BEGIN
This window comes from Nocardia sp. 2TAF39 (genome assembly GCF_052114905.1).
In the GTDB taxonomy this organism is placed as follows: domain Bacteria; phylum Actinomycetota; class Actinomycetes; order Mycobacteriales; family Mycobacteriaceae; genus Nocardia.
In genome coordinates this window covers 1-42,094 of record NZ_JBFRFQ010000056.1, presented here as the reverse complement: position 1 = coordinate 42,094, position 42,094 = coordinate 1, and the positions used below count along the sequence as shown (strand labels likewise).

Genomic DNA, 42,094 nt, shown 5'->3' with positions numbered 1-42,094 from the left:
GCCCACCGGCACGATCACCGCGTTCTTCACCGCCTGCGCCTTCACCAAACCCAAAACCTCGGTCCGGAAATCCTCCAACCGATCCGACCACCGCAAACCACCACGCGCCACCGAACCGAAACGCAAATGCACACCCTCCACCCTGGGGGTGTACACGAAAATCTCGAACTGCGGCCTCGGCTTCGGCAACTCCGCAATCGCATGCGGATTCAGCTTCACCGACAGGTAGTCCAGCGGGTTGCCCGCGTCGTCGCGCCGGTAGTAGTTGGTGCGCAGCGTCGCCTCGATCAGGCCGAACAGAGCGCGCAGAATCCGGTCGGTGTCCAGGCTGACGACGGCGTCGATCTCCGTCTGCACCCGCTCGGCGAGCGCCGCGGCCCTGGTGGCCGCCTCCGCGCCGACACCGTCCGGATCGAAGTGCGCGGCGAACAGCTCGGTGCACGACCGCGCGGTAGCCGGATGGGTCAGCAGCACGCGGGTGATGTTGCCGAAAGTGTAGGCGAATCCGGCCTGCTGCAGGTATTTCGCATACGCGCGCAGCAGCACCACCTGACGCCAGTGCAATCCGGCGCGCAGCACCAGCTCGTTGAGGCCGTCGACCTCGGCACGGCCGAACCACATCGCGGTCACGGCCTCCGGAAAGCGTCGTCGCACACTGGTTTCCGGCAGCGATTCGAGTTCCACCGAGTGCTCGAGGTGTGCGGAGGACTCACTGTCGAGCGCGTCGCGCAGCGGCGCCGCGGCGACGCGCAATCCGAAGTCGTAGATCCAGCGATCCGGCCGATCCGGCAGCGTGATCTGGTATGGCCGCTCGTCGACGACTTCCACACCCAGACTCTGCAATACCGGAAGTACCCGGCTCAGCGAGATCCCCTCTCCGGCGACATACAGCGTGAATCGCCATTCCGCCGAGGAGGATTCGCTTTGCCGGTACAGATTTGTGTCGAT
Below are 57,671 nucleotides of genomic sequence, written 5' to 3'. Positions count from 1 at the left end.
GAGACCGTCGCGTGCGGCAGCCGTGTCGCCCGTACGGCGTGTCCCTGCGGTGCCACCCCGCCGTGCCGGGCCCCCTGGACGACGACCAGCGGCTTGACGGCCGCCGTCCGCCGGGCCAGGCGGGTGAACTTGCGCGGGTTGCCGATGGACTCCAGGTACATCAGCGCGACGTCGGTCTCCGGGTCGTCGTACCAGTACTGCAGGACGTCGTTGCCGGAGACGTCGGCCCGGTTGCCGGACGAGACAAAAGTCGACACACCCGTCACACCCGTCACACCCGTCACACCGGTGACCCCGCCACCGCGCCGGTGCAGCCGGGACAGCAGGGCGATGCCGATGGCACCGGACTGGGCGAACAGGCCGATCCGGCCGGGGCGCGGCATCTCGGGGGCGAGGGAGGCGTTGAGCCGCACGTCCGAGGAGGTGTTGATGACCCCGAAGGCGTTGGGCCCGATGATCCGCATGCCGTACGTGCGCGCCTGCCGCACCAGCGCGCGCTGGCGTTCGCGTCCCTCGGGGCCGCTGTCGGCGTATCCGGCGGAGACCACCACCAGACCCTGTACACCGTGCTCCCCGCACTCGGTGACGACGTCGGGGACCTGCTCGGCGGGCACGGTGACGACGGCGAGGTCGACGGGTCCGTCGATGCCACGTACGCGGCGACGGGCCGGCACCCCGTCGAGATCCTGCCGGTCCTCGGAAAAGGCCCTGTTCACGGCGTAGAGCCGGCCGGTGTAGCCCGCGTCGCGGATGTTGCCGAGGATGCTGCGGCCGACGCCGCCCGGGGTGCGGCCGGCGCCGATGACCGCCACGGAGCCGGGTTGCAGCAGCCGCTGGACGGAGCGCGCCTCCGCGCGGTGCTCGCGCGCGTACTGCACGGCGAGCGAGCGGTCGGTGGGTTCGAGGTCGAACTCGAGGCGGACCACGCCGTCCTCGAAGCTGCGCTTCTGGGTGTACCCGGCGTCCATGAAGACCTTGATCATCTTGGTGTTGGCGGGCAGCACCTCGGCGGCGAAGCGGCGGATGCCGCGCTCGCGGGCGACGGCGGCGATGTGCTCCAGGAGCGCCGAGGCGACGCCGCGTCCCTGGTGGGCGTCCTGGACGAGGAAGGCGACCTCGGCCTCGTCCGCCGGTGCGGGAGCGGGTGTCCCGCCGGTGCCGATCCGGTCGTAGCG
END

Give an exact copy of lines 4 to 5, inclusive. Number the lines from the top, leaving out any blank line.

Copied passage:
Genomic DNA, 42,094 nt, shown 5'->3' with positions numbered 1-42,094 from the left:
GCCCACCGGCACGATCACCGCGTTCTTCACCGCCTGCGCCTTCACCAAACCCAAAACCTCGGTCCGGAAATCCTCCAACCGATCCGACCACCGCAAACCACCACGCGCCACCGAACCGAAACGCAAATGCACACCCTCCACCCTGGGGGTGTACACGAAAATCTCGAACTGCGGCCTCGGCTTCGGCAACTCCGCAATCGCATGCGGATTCAGCTTCACCGACAGGTAGTCCAGCGGGTTGCCCGCGTCGTCGCGCCGGTAGTAGTTGGTGCGCAGCGTCGCCTCGATCAGGCCGAACAGAGCGCGCAGAATCCGGTCGGTGTCCAGGCTGACGACGGCGTCGATCTCCGTCTGCACCCGCTCGGCGAGCGCCGCGGCCCTGGTGGCCGCCTCCGCGCCGACACCGTCCGGATCGAAGTGCGCGGCGAACAGCTCGGTGCACGACCGCGCGGTAGCCGGATGGGTCAGCAGCACGCGGGTGATGTTGCCGAAAGTGTAGGCGAATCCGGCCTGCTGCAGGTATTTCGCATACGCGCGCAGCAGCACCACCTGACGCCAGTGCAATCCGGCGCGCAGCACCAGCTCGTTGAGGCCGTCGACCTCGGCACGGCCGAACCACATCGCGGTCACGGCCTCCGGAAAGCGTCGTCGCACACTGGTTTCCGGCAGCGATTCGAGTTCCACCGAGTGCTCGAGGTGTGCGGAGGACTCACTGTCGAGCGCGTCGCGCAGCGGCGCCGCGGCGACGCGCAATCCGAAGTCGTAGATCCAGCGATCCGGCCGATCCGGCAGCGTGATCTGGTATGGCCGCTCGTCGACGACTTCCACACCCAGACTCTGCAATACCGGAAGTACCCGGCTCAGCGAGATCCCCTCTCCGGCGACATACAGCGTGAATCGCCATTCCGCCGAGGAGGATTCGCTTTGCCGGTACAGATTTGTGTCGAT